NEW DELHI: India has rejected Pakistan’s proposal to be lenient in joining the South Asian Association for Regional Cooperation (SAARC) summit.
India had pulled out of the SAARC summit scheduled to be held in Islamabad in 2016 after Pakistan-based terrorist groups on its military base, which led to suspension of the summit of the regional forum.Earlier, on September 14, Pakistan Prime Minister Imran Khan sent a letter to his Indian counterpart Narendra Modi requesting him to join SAARC summit in Islamabad.
“..the SAARC Summit in Islamabad will offer an opportunity for you (Modi) to visit Pakistan and for us to restart the stalled dialogue process,” Imran said.
Imran has also written a letter to Indian foreign minister, seeking to restart bilateral talks on key issues “challenging the relationship”, including terrorism and Kashmir.
Imran also proposed for holding of a foreign minister-level meeting on the sidelines of the 73rd United Nations General Assembly (UNGA) to be held in New York this week.
In response to Imran’s letter, Raveesh Kumar, spokesperson of Indian Ministry of External Affairs, at a weekly press briefing on Thursday, said New Delhi will not shift from its stand on SAARC summit.However, Indian Foreign Minister Sushma Swaraj will hold a meeting with her Pakistan counterpart Shah Mahmood Qureshi on the sidelines of the UNGA.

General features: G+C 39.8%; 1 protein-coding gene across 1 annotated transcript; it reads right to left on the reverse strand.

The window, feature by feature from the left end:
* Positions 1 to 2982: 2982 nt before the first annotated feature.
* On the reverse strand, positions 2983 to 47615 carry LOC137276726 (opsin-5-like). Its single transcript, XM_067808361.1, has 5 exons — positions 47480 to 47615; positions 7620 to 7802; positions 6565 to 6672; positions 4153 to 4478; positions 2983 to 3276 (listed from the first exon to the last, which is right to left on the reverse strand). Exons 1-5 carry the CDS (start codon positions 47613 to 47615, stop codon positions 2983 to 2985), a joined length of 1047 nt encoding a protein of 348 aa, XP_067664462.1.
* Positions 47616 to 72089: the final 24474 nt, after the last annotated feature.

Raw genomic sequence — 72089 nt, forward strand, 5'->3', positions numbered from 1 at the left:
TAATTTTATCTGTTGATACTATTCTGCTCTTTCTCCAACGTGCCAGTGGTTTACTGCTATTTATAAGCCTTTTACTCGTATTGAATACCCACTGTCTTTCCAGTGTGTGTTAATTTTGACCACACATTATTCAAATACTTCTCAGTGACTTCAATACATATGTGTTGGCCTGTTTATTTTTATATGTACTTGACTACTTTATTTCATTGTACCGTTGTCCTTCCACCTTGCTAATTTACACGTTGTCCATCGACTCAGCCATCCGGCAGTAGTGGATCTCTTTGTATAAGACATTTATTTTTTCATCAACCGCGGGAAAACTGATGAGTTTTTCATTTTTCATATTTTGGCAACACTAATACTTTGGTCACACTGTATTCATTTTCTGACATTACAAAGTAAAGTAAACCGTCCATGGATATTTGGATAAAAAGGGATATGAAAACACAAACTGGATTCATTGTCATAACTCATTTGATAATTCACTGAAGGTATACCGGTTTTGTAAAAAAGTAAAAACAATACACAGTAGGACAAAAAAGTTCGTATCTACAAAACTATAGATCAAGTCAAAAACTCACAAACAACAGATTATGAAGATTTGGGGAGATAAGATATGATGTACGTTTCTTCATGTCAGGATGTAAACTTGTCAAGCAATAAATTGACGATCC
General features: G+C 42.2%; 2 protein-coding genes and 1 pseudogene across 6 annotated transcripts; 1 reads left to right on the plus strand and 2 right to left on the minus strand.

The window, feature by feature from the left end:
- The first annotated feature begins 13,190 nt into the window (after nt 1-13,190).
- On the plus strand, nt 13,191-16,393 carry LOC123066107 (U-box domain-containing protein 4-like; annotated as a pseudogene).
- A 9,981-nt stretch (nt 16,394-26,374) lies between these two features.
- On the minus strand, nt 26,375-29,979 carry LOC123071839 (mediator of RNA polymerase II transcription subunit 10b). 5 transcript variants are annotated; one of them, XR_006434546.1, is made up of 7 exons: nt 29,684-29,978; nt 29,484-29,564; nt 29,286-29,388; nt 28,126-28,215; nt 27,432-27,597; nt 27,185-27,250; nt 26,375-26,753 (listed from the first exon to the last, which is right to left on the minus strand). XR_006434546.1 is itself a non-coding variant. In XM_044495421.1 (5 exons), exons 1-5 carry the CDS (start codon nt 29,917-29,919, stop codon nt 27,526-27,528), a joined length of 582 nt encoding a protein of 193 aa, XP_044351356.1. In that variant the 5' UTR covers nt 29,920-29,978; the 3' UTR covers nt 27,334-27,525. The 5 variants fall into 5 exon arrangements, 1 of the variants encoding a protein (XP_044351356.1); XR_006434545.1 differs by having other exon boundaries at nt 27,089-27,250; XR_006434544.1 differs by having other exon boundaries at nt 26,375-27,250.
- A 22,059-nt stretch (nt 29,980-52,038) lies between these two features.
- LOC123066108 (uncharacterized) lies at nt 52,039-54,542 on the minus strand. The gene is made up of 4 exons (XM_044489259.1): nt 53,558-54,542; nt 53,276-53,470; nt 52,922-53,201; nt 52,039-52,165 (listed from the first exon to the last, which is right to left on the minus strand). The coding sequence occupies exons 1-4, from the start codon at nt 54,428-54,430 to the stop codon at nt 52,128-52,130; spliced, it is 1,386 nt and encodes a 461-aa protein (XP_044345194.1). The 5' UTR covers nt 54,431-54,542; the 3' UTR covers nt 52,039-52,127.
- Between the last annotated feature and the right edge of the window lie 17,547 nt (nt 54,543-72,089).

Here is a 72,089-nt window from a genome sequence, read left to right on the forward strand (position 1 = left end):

The two countries are going to hold a rare foreign minister-level meeting for the first time after 2015. So, the upcoming meeting bears some significance.Sushma Swaraj is also scheduled to meet Bangladesh Prime Minister Sheikh Hasina and Foreign Minister AH Mahmood Ali at the UNGA.
“We, however, owe it to our peoples, especially the future generations, to peacefully resolve all outstanding issues, including the Jammu and Kashmir dispute, to bridge differences and achieve a mutually beneficial outcome,” said Imran in his letter.
The Pakistan Tehreek-e-Insaf (PTI) chief thanked Modi for his “warm greetings” and best wishes on his assumption of charge as the Prime Minister of Pakistan.
Pakistan and India have an “undeniably challenging relationship”, Imran said in response to Modi’s letter to him on August 18.
Earlier, Modi congratulated Imran on becoming Pakistan prime minister and conveyed New Delhi’s commitment to pursue “meaningful” and “constructive” engagement with Islamabad. He also underscored the need for joint efforts to create terror-free South Asia.
Raveesh said India sticks to its gun for not attending SAARC summit until and unless Pakistan stops patronising terrorists.
India is yet to set agenda for meeting between Sushma Swaraj and Shah Mahmood Qureshi.